Simris Runestones

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The church of Simris where the runestones were found.

The Simris Runestones are two 11th-century runestones located at the vicarage of Simris, near Simrishamn, in southeasternmost Scania, Sweden. They were rediscovered in a church wall in 1716 during a restoration of the church.[1][2] Although the territory was Danish at the time, they were made in the Swedish style of Uppland. One of the stones is notable in being one of the earliest native Scandinavian documents that mention Sweden.

DR 344[edit]

DR 344.

This runestone is dated to the second half of the 11th century as it is carved in runestone style Pr4, which is also known as Urnes style, and includes a design using serpent with its head depicted as seen from the side. Based on stylistic, linguistic, and rune-selection grounds, it has long been considered to have been made by a Swedish runemaster.[3] It is made of sandstone and is 1.7 meters in height. This runestone was raised by Bjôrngeirr in memory of a brother called Hrafn ("Raven") who served a lord named Gunnulfr in Sweden. This runestone, together with the runestones Sö Fv1948;289 and DR 216, is one of the earliest native Scandinavian documents that mention Sweden.

Transliteration of the runes into Latin characters[edit]

* biarngaiʀ × lit (*) raisa * stain * þina * eftiʀ * rafn * broþur * sin * su(i)n * kun(u)--s * a suiþiuþu[4]

Transcription into Old Norse[edit]

Biarngeʀ let resa sten þænna æftiʀ Rafn, broþur sin, swen Gunu[lf]s a Sweþiuþu.[4]

Translation in English[edit]

Bjôrngeirr had this stone raised in memory of Hrafn, his brother, Gunnulfr's lad in Sweden.[4]

DR 345[edit]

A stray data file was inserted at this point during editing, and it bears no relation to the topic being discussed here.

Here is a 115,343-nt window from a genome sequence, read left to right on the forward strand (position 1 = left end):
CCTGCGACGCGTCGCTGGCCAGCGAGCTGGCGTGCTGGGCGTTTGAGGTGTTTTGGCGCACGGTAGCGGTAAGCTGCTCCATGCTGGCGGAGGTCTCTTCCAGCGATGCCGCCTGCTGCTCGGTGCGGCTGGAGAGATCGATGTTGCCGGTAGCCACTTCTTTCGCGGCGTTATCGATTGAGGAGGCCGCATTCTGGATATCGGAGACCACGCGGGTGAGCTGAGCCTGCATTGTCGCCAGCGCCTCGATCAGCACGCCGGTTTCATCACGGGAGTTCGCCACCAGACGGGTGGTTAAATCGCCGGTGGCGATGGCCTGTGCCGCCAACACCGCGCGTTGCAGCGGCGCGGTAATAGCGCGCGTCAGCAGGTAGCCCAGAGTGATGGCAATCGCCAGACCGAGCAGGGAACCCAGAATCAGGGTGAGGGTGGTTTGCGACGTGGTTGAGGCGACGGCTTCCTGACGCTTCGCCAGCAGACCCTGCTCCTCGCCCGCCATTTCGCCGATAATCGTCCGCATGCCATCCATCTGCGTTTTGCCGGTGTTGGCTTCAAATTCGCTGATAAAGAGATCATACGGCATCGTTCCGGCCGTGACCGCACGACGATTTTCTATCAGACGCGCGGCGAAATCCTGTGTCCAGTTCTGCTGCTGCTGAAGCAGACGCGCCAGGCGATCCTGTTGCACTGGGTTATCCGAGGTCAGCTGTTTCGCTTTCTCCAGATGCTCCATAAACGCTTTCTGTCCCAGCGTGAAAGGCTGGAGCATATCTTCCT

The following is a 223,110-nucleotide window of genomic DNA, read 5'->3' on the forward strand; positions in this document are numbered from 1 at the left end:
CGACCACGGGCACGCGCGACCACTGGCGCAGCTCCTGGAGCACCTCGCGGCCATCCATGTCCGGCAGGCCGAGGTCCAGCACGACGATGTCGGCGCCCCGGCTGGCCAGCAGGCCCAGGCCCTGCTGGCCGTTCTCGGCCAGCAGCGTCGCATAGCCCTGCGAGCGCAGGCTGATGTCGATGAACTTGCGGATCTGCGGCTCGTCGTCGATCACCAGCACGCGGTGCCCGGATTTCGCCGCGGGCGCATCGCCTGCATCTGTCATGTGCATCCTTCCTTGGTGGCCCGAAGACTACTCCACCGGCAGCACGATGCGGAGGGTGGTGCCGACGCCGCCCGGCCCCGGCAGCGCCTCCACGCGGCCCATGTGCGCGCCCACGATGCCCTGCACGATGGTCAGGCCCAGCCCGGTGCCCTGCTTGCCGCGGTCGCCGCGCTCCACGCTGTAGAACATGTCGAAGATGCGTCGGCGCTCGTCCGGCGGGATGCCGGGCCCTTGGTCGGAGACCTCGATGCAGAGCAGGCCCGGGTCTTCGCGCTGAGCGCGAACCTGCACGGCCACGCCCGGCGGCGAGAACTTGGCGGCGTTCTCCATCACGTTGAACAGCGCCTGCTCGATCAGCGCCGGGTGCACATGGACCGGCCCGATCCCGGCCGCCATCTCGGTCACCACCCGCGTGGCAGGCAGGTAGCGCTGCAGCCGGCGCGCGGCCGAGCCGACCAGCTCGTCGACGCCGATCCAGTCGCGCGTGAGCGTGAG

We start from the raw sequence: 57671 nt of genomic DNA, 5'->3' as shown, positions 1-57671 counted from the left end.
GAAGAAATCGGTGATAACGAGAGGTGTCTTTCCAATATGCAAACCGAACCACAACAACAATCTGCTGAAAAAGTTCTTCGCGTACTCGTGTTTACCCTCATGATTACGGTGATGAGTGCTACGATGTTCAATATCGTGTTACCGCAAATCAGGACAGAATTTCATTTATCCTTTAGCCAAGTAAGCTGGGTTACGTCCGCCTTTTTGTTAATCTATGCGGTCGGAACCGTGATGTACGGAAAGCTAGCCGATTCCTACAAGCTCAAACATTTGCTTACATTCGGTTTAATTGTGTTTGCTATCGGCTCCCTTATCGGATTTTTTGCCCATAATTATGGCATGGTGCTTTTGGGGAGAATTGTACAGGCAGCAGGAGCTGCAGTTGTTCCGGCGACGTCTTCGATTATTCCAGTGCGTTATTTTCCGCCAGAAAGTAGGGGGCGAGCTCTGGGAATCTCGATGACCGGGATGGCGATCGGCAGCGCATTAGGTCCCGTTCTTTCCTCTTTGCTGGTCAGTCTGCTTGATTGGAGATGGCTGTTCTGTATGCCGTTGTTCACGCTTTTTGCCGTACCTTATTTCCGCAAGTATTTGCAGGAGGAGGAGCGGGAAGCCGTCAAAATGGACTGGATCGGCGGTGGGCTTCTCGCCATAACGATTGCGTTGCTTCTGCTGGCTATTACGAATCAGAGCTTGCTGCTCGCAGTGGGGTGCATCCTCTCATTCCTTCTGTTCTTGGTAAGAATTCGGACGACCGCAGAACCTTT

DR 345.

This runestone is dated to the first half of the 11th century and it is runestone style Fp and features text within a serpent with its head depicted as seen from overhead. The stone is made of sandstone and is 1.5 meters in height. Similar to DR 344, the runic inscription has long been considered to have been carved by a Swedish runemaster.[3] It is believed to honor one of Canute the Great's warriors.[2] Canute was king in Denmark from 1018 to 1035. The two other names mentioned in the runic text, Sigreifr and Forkunnr, are personal names familiar in Sweden but not in Denmark during the Middle Ages, supporting the attribution of Swedish influence.[5]

Transliteration of the runes into Latin characters[edit]

× sigrif¶r : let * resa * sten : þensa : aiftiʀ * forkun : if--r * faþur : osulfs : triks : knus ¶ * hilbi : kuþ : on : hans[6]

Transcription into Old Norse[edit]

Sigrefʀ let resa sten þænsa æftiʀ Forkun <if--r>,/æf[ti]ʀ faþur Asulfs, drængs Knuts. Hialpi Guþ ond hans.[6]

Translation in English[edit]

Sigreifr had this stone raised in memory of Forkunn <if--r>,/ in memory of the father of Ásulfr, Knútr's valiant man. May God help his spirit.[6]

Notes[edit]

  1. ^ "Simris-sten 1". Danske Runeindskrifter. Nationalmuseet. Retrieved 4 March 2011. 
  2. ^ a b "Simris-sten 2". Danske Runeindskrifter. Nationalmuseet. Retrieved 4 March 2011. 
  3. ^ a b Nielsen (2000:128, 132-133).
  4. ^ a b c Project Samnordisk Runtextdatabas Svensk - Rundata entry for DR 344.
  5. ^ Nielsen (2000:145).
  6. ^ a b c Project Samnordisk Runtextdatabas Svensk - Rundata entry for DR 345.

References[edit]